Skip to main content
COVID-19 information and screening Learn how we’re keeping our campus community safe, healthy and engaged during our gradual return to campus.
Note: Faculty, staff, students and visitors must complete the mandatory screening questionnaire before coming to campus.
Ontario Tech acknowledges the lands and people of the Mississaugas of Scugog Island First Nation.

We are thankful to be welcome on these lands in friendship. The lands we are situated on are covered by the Williams Treaties and are the traditional territory of the Mississaugas, a branch of the greater Anishinaabeg Nation, including Algonquin, Ojibway, Odawa and Pottawatomi. These lands remain home to many Indigenous nations and peoples.

We acknowledge this land out of respect for the Indigenous nations who have cared for Turtle Island, also called North America, from before the arrival of settler peoples until this day. Most importantly, we acknowledge that the history of these lands has been tainted by poor treatment and a lack of friendship with the First Nations who call them home.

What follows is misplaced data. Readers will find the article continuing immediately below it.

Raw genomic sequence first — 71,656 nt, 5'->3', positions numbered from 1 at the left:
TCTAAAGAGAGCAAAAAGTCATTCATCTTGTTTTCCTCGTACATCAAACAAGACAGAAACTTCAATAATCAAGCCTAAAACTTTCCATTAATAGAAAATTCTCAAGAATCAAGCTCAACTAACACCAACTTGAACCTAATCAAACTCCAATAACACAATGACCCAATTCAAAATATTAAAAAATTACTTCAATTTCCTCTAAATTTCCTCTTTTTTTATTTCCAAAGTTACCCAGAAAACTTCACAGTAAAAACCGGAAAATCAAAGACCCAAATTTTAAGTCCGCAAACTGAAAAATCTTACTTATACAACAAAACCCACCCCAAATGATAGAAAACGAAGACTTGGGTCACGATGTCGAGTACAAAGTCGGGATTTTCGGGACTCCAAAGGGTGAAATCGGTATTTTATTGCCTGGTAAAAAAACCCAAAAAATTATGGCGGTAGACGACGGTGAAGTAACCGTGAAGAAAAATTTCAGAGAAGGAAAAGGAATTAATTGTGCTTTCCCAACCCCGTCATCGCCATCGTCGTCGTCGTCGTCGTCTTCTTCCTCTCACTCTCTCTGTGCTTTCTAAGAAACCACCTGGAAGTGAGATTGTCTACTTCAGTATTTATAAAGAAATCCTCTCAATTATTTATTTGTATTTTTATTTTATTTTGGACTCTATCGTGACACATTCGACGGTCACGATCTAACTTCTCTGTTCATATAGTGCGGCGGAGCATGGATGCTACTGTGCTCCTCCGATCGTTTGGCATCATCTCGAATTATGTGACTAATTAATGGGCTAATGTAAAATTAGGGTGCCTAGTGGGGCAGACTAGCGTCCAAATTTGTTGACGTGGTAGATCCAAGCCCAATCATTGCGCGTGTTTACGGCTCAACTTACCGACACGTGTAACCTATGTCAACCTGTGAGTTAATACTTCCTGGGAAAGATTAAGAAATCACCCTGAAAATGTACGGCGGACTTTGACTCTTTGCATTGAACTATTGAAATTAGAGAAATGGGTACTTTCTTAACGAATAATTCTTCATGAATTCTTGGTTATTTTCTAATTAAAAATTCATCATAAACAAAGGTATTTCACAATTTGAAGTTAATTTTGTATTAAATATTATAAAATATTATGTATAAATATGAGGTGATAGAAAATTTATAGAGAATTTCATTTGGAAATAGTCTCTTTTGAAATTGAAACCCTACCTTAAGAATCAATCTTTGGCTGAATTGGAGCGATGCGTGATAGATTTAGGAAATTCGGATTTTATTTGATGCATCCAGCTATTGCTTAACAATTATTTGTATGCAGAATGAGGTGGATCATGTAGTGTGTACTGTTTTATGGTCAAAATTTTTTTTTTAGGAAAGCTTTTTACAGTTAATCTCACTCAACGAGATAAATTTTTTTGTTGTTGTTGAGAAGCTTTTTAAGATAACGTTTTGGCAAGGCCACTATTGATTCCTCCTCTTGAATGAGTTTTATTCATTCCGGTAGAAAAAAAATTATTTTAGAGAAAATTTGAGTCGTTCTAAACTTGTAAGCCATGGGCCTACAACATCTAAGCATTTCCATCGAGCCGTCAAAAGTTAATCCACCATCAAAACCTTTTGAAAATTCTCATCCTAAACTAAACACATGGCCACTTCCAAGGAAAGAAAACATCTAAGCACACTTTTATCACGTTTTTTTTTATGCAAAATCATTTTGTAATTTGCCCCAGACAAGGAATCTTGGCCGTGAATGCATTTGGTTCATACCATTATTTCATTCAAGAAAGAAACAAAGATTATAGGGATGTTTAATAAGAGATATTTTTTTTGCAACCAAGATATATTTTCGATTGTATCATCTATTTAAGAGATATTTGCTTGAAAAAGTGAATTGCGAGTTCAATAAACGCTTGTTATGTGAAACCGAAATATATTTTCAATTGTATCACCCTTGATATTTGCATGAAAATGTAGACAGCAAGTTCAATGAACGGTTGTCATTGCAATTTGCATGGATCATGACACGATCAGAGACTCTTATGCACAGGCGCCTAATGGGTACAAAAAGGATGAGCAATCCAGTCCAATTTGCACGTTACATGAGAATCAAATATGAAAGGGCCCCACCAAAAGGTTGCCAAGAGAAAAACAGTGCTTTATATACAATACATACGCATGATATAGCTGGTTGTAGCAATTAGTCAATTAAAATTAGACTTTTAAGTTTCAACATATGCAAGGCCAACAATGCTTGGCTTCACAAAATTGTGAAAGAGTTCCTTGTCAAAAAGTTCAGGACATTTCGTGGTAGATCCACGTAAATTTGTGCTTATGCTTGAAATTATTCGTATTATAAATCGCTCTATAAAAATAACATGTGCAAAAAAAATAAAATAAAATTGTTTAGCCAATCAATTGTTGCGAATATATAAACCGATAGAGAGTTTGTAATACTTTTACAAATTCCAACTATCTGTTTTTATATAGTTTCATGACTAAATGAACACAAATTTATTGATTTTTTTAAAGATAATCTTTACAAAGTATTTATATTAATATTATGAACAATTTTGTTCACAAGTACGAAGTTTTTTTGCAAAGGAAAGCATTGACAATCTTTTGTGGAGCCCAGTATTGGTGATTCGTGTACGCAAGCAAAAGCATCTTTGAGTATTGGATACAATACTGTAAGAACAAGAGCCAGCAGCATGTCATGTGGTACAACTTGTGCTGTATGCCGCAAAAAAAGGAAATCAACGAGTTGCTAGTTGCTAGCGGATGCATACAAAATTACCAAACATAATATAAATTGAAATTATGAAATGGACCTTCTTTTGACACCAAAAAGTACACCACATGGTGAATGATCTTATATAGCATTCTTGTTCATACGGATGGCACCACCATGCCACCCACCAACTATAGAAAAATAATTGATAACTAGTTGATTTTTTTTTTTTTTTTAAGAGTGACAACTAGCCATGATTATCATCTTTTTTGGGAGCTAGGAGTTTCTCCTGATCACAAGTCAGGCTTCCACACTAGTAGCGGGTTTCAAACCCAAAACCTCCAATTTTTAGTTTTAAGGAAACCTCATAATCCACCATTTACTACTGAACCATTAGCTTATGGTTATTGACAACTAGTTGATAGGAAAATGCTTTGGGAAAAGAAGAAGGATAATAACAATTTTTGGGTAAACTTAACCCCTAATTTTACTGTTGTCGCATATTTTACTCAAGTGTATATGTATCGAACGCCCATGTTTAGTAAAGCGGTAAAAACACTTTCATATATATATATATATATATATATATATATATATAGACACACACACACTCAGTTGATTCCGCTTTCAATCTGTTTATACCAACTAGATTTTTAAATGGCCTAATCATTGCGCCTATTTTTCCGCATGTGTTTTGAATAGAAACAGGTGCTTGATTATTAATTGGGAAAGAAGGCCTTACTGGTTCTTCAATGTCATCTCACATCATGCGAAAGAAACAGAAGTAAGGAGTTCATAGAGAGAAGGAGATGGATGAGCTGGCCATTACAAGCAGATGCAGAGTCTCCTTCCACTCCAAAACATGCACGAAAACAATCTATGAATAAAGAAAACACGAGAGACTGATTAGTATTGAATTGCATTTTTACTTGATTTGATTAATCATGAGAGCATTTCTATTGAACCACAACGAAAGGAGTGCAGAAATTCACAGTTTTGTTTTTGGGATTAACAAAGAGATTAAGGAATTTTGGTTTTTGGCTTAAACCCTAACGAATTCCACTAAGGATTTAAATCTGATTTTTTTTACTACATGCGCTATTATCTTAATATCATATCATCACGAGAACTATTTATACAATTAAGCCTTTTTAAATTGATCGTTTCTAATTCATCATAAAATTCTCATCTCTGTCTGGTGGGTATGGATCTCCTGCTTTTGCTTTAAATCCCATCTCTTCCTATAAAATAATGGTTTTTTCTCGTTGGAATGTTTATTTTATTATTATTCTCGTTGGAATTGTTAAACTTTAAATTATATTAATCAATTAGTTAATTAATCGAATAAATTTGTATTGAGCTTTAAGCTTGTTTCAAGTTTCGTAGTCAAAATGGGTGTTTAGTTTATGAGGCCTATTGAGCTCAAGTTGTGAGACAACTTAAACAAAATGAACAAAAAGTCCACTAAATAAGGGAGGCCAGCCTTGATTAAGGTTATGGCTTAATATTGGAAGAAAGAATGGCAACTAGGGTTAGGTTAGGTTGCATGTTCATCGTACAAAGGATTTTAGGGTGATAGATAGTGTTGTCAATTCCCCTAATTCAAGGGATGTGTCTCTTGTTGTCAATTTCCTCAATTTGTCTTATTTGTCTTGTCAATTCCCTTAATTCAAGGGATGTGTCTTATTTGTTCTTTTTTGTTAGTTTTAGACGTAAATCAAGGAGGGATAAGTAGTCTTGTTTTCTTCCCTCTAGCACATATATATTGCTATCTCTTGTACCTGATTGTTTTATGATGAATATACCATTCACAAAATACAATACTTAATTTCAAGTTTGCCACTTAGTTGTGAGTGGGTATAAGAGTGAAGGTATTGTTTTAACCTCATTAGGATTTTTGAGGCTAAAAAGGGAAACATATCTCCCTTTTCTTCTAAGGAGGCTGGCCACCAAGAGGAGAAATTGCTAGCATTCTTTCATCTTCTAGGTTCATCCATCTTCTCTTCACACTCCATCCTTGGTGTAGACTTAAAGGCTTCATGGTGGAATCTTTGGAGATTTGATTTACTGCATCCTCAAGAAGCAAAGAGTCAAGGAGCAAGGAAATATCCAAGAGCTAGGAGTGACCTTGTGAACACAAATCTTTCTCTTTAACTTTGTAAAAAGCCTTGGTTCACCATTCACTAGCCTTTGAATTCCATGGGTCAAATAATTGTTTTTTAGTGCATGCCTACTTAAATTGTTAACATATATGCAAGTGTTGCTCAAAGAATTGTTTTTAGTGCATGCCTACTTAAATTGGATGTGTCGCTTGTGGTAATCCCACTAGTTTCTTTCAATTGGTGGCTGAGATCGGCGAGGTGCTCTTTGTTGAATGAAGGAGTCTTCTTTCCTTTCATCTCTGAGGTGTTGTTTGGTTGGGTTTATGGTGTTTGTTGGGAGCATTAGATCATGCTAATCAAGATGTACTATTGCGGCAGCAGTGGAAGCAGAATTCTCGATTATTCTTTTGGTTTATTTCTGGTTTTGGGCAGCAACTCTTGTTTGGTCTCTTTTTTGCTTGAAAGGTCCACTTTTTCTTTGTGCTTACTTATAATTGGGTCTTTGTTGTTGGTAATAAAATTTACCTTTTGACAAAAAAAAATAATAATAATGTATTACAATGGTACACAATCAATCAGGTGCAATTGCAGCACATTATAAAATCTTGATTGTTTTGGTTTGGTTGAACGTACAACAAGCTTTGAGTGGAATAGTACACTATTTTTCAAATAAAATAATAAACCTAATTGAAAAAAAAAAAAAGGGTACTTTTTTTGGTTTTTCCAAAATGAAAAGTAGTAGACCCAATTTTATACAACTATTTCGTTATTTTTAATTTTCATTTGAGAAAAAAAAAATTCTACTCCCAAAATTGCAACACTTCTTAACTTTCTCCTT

This history is something we are all affected by because we are all treaty people in Canada. We all have a shared history to reflect on, and each of us is affected by this history in different ways. Our past defines our present, but if we move forward as friends and allies, then it does not have to define our future.

Learn more about Indigenous Education and Cultural Services

Faculty of Business and Information Technology

Ontario Tech University 2021-2022 Founder's Scholarship recipient Hana Haytaoglu (Trenton, Ontario). Note: Available photos of other award recipients can be found below in the gallery section of the story.

2021-2022 Ontario Tech University major scholarship recipients

Each year, seven outstanding incoming students are awarded to Ontario Tech University’s most prestigious entrance scholarships. The university’s scholarship program recognizes secondary school students for exceptional achievements in academics, leadership and community involvement throughout their high school career.